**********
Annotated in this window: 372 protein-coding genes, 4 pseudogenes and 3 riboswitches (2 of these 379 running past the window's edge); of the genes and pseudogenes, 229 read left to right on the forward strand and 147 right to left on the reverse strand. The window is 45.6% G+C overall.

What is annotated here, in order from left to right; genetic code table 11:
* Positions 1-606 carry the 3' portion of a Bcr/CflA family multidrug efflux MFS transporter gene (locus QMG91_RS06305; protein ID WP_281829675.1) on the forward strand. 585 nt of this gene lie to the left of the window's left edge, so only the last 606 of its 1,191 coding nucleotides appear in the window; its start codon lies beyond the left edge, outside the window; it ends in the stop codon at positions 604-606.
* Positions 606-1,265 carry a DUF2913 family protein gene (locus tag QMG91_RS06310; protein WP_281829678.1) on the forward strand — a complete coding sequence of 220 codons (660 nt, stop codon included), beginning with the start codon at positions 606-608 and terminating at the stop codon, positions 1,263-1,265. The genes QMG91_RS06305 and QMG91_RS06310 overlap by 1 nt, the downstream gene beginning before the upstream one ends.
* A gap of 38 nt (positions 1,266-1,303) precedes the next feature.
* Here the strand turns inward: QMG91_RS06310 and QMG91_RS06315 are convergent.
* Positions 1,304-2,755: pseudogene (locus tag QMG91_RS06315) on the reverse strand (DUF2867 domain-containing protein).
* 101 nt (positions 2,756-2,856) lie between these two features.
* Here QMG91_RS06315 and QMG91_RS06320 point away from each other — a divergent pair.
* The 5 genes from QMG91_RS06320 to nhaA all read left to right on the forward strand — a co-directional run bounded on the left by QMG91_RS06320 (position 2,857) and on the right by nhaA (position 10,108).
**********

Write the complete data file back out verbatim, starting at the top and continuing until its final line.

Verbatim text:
Annotated in this window: 372 protein-coding genes, 4 pseudogenes and 3 riboswitches (2 of these 379 running past the window's edge); of the genes and pseudogenes, 229 read left to right on the forward strand and 147 right to left on the reverse strand. The window is 45.6% G+C overall.

What is annotated here, in order from left to right; genetic code table 11:
* Positions 1-606 carry the 3' portion of a Bcr/CflA family multidrug efflux MFS transporter gene (locus QMG91_RS06305; protein ID WP_281829675.1) on the forward strand. 585 nt of this gene lie to the left of the window's left edge, so only the last 606 of its 1,191 coding nucleotides appear in the window; its start codon lies beyond the left edge, outside the window; it ends in the stop codon at positions 604-606.
* Positions 606-1,265 carry a DUF2913 family protein gene (locus tag QMG91_RS06310; protein WP_281829678.1) on the forward strand — a complete coding sequence of 220 codons (660 nt, stop codon included), beginning with the start codon at positions 606-608 and terminating at the stop codon, positions 1,263-1,265. The genes QMG91_RS06305 and QMG91_RS06310 overlap by 1 nt, the downstream gene beginning before the upstream one ends.
* A gap of 38 nt (positions 1,266-1,303) precedes the next feature.
* Here the strand turns inward: QMG91_RS06310 and QMG91_RS06315 are convergent.
* Positions 1,304-2,755: pseudogene (locus tag QMG91_RS06315) on the reverse strand (DUF2867 domain-containing protein).
* 101 nt (positions 2,756-2,856) lie between these two features.
* Here QMG91_RS06315 and QMG91_RS06320 point away from each other — a divergent pair.
* The 5 genes from QMG91_RS06320 to nhaA all read left to right on the forward strand — a co-directional run bounded on the left by QMG91_RS06320 (position 2,857) and on the right by nhaA (position 10,108).